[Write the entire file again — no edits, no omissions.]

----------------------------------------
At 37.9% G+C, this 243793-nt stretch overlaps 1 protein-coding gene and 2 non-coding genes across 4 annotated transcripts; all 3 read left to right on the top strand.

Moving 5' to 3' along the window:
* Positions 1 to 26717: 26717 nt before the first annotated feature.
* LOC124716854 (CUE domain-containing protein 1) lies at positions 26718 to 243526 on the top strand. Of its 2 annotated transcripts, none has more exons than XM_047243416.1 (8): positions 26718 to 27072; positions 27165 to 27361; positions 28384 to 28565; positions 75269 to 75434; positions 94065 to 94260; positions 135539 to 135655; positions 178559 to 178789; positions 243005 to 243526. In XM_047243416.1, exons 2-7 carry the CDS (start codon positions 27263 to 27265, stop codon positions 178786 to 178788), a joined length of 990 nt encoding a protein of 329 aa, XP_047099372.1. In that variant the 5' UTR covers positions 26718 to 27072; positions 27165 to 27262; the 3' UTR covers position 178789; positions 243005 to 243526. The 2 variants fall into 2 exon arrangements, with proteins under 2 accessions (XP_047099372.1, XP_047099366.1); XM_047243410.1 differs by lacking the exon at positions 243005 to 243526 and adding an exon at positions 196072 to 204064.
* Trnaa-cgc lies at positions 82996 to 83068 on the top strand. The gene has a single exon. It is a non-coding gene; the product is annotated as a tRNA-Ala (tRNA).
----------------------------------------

At 37.9% G+C, this 243793-nt stretch overlaps 1 protein-coding gene and 2 non-coding genes across 4 annotated transcripts; all 3 read left to right on the top strand.

Moving 5' to 3' along the window:
* Positions 1 to 26717: 26717 nt before the first annotated feature.
* LOC124716854 (CUE domain-containing protein 1) lies at positions 26718 to 243526 on the top strand. Of its 2 annotated transcripts, none has more exons than XM_047243416.1 (8): positions 26718 to 27072; positions 27165 to 27361; positions 28384 to 28565; positions 75269 to 75434; positions 94065 to 94260; positions 135539 to 135655; positions 178559 to 178789; positions 243005 to 243526. In XM_047243416.1, exons 2-7 carry the CDS (start codon positions 27263 to 27265, stop codon positions 178786 to 178788), a joined length of 990 nt encoding a protein of 329 aa, XP_047099372.1. In that variant the 5' UTR covers positions 26718 to 27072; positions 27165 to 27262; the 3' UTR covers position 178789; positions 243005 to 243526. The 2 variants fall into 2 exon arrangements, with proteins under 2 accessions (XP_047099372.1, XP_047099366.1); XM_047243410.1 differs by lacking the exon at positions 243005 to 243526 and adding an exon at positions 196072 to 204064.
* Trnaa-cgc lies at positions 82996 to 83068 on the top strand. The gene has a single exon. It is a non-coding gene; the product is annotated as a tRNA-Ala (tRNA).